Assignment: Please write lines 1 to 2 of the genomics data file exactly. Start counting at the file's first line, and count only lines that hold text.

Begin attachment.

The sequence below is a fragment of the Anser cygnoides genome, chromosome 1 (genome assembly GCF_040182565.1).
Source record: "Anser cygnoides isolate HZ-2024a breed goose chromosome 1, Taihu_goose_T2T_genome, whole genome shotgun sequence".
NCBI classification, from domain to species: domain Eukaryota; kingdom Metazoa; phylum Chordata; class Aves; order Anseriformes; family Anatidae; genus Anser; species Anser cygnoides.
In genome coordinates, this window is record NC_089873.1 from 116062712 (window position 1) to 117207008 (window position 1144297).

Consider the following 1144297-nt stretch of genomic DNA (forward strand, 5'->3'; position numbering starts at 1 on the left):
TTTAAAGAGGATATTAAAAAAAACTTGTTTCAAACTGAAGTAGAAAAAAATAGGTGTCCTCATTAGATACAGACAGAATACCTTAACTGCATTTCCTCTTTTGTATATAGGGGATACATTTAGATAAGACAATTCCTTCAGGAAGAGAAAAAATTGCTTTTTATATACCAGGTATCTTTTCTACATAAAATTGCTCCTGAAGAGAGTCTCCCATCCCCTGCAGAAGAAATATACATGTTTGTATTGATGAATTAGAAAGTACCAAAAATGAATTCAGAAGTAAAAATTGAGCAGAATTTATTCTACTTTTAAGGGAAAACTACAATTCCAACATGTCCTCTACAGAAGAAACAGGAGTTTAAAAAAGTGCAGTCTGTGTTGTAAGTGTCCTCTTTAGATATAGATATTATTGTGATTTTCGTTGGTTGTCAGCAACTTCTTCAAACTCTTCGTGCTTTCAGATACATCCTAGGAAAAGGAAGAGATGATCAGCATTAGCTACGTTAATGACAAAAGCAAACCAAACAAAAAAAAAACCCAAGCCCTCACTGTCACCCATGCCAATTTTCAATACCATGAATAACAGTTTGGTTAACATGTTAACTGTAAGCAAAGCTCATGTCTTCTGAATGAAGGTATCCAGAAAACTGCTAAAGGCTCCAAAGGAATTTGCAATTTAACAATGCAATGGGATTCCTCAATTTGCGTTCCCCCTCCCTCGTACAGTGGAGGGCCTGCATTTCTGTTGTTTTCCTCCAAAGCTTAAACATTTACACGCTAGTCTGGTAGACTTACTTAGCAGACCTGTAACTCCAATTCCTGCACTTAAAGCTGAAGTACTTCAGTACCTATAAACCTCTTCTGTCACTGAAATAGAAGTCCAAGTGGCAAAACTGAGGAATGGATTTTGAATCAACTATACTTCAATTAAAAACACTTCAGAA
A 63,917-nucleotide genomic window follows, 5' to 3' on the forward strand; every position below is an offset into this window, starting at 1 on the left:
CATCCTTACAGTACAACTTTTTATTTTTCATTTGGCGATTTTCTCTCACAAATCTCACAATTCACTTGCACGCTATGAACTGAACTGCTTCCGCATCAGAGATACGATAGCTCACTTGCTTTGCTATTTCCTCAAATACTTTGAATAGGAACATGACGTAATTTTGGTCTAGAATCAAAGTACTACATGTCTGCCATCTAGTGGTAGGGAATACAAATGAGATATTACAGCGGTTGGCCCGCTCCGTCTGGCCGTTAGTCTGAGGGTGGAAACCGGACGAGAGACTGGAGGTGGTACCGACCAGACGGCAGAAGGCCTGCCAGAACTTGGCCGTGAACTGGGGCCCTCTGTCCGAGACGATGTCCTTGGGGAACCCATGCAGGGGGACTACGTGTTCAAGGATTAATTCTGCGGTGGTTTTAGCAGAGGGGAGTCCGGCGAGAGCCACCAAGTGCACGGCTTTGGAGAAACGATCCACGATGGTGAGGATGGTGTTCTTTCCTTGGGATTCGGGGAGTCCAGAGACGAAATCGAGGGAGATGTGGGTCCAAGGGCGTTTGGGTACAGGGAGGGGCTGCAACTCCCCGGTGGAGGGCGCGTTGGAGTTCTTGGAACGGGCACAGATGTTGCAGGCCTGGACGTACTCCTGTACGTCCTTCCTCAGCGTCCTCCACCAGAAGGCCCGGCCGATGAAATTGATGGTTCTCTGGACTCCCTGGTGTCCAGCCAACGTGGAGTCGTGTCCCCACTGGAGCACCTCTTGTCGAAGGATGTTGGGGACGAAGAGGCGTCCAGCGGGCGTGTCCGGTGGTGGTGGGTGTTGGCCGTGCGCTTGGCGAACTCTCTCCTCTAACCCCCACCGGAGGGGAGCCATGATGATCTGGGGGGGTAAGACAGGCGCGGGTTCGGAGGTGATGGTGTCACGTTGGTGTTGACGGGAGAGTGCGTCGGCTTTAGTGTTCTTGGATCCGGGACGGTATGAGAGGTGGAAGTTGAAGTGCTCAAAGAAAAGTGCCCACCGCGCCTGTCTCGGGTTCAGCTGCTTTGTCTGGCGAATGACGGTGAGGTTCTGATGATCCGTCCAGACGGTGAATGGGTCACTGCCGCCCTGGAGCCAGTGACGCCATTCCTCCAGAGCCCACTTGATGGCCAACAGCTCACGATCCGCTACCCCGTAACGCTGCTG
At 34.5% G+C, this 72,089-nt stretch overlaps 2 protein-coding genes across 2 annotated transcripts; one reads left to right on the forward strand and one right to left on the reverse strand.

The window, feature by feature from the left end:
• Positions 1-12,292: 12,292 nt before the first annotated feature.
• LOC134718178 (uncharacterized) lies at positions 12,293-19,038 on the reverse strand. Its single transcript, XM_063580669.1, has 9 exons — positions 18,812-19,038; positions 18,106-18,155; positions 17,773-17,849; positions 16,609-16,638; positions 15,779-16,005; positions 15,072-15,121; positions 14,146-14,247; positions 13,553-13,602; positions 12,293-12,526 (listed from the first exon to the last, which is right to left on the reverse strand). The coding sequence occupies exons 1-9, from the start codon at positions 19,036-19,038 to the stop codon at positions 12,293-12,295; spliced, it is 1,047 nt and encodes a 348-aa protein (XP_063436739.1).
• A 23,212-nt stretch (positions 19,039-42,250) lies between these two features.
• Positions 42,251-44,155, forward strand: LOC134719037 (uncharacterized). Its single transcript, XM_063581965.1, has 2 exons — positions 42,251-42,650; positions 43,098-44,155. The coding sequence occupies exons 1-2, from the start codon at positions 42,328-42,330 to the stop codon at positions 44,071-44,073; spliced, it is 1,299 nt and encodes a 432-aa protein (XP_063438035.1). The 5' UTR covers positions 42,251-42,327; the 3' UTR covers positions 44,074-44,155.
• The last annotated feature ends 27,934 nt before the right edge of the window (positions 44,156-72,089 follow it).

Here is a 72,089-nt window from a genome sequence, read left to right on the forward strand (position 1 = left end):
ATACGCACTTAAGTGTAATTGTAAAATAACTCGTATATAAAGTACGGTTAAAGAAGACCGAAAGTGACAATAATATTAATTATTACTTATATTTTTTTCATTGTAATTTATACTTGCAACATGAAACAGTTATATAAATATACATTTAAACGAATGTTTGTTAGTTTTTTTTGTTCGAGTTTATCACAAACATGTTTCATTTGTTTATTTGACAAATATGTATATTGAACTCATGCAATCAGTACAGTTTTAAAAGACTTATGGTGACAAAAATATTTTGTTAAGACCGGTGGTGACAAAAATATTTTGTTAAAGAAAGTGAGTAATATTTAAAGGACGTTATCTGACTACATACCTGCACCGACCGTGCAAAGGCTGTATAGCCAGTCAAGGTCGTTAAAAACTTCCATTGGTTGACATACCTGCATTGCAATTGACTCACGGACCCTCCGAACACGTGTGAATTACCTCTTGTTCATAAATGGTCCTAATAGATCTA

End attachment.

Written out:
The sequence below is a fragment of the Anser cygnoides genome, chromosome 1 (genome assembly GCF_040182565.1).
Source record: "Anser cygnoides isolate HZ-2024a breed goose chromosome 1, Taihu_goose_T2T_genome, whole genome shotgun sequence".